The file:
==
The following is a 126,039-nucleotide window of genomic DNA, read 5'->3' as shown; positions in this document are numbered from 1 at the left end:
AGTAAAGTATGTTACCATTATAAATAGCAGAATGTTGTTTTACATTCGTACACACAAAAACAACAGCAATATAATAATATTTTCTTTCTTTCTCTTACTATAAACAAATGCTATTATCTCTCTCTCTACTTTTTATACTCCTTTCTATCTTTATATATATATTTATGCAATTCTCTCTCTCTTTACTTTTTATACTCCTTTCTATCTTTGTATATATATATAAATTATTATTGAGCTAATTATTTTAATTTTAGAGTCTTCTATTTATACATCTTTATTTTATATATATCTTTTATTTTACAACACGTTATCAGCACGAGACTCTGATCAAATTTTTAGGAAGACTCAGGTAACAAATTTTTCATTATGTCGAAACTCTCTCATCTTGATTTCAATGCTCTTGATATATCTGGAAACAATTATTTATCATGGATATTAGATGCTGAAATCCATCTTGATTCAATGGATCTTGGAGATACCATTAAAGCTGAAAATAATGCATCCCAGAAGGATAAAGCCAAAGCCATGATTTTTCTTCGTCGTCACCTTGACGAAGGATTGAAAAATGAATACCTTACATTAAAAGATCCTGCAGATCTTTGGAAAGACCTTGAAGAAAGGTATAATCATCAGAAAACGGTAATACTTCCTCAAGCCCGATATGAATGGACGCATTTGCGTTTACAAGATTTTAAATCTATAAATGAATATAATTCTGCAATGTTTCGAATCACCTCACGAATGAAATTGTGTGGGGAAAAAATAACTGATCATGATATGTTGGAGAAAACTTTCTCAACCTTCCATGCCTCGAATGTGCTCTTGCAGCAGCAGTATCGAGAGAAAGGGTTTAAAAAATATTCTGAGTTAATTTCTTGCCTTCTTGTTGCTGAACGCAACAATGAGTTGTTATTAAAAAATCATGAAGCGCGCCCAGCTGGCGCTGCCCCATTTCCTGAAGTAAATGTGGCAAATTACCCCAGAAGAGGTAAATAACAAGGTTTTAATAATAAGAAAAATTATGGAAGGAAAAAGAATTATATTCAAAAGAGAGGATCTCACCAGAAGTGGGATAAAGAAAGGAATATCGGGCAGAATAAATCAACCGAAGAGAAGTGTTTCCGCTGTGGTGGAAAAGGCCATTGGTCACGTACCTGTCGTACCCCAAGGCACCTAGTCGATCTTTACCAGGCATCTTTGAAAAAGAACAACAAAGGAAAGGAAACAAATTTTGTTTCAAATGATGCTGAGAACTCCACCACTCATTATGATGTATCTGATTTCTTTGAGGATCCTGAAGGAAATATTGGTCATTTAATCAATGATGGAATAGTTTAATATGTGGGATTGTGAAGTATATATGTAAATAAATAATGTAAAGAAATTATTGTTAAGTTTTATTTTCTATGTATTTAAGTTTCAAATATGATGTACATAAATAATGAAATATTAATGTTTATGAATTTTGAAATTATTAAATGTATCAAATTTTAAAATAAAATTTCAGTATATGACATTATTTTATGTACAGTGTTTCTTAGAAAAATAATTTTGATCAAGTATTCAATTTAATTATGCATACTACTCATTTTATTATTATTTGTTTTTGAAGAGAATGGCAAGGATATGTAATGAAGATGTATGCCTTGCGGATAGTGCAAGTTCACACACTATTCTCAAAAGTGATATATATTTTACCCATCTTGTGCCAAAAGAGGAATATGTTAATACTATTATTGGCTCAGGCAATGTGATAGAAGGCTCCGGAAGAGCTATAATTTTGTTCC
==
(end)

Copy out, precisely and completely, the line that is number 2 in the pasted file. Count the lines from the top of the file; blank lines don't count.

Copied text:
AGTAAAGTATGTTACCATTATAAATAGCAGAATGTTGTTTTACATTCGTACACACAAAAACAACAGCAATATAATAATATTTTCTTTCTTTCTCTTACTATAAACAAATGCTATTATCTCTCTCTCTACTTTTTATACTCCTTTCTATCTTTATATATATATTTATGCAATTCTCTCTCTCTTTACTTTTTATACTCCTTTCTATCTTTGTATATATATATAAATTATTATTGAGCTAATTATTTTAATTTTAGAGTCTTCTATTTATACATCTTTATTTTATATATATCTTTTATTTTACAACACGTTATCAGCACGAGACTCTGATCAAATTTTTAGGAAGACTCAGGTAACAAATTTTTCATTATGTCGAAACTCTCTCATCTTGATTTCAATGCTCTTGATATATCTGGAAACAATTATTTATCATGGATATTAGATGCTGAAATCCATCTTGATTCAATGGATCTTGGAGATACCATTAAAGCTGAAAATAATGCATCCCAGAAGGATAAAGCCAAAGCCATGATTTTTCTTCGTCGTCACCTTGACGAAGGATTGAAAAATGAATACCTTACATTAAAAGATCCTGCAGATCTTTGGAAAGACCTTGAAGAAAGGTATAATCATCAGAAAACGGTAATACTTCCTCAAGCCCGATATGAATGGACGCATTTGCGTTTACAAGATTTTAAATCTATAAATGAATATAATTCTGCAATGTTTCGAATCACCTCACGAATGAAATTGTGTGGGGAAAAAATAACTGATCATGATATGTTGGAGAAAACTTTCTCAACCTTCCATGCCTCGAATGTGCTCTTGCAGCAGCAGTATCGAGAGAAAGGGTTTAAAAAATATTCTGAGTTAATTTCTTGCCTTCTTGTTGCTGAACGCAACAATGAGTTGTTATTAAAAAATCATGAAGCGCGCCCAGCTGGCGCTGCCCCATTTCCTGAAGTAAATGTGGCAAATTACCCCAGAAGAGGTAAATAACAAGGTTTTAATAATAAGAAAAATTATGGAAGGAAAAAGAATTATATTCAAAAGAGAGGATCTCACCAGAAGTGGGATAAAGAAAGGAATATCGGGCAGAATAAATCAACCGAAGAGAAGTGTTTCCGCTGTGGTGGAAAAGGCCATTGGTCACGTACCTGTCGTACCCCAAGGCACCTAGTCGATCTTTACCAGGCATCTTTGAAAAAGAACAACAAAGGAAAGGAAACAAATTTTGTTTCAAATGATGCTGAGAACTCCACCACTCATTATGATGTATCTGATTTCTTTGAGGATCCTGAAGGAAATATTGGTCATTTAATCAATGATGGAATAGTTTAATATGTGGGATTGTGAAGTATATATGTAAATAAATAATGTAAAGAAATTATTGTTAAGTTTTATTTTCTATGTATTTAAGTTTCAAATATGATGTACATAAATAATGAAATATTAATGTTTATGAATTTTGAAATTATTAAATGTATCAAATTTTAAAATAAAATTTCAGTATATGACATTATTTTATGTACAGTGTTTCTTAGAAAAATAATTTTGATCAAGTATTCAATTTAATTATGCATACTACTCATTTTATTATTATTTGTTTTTGAAGAGAATGGCAAGGATATGTAATGAAGATGTATGCCTTGCGGATAGTGCAAGTTCACACACTATTCTCAAAAGTGATATATATTTTACCCATCTTGTGCCAAAAGAGGAATATGTTAATACTATTATTGGCTCAGGCAATGTGATAGAAGGCTCCGGAAGAGCTATAATTTTGTTCC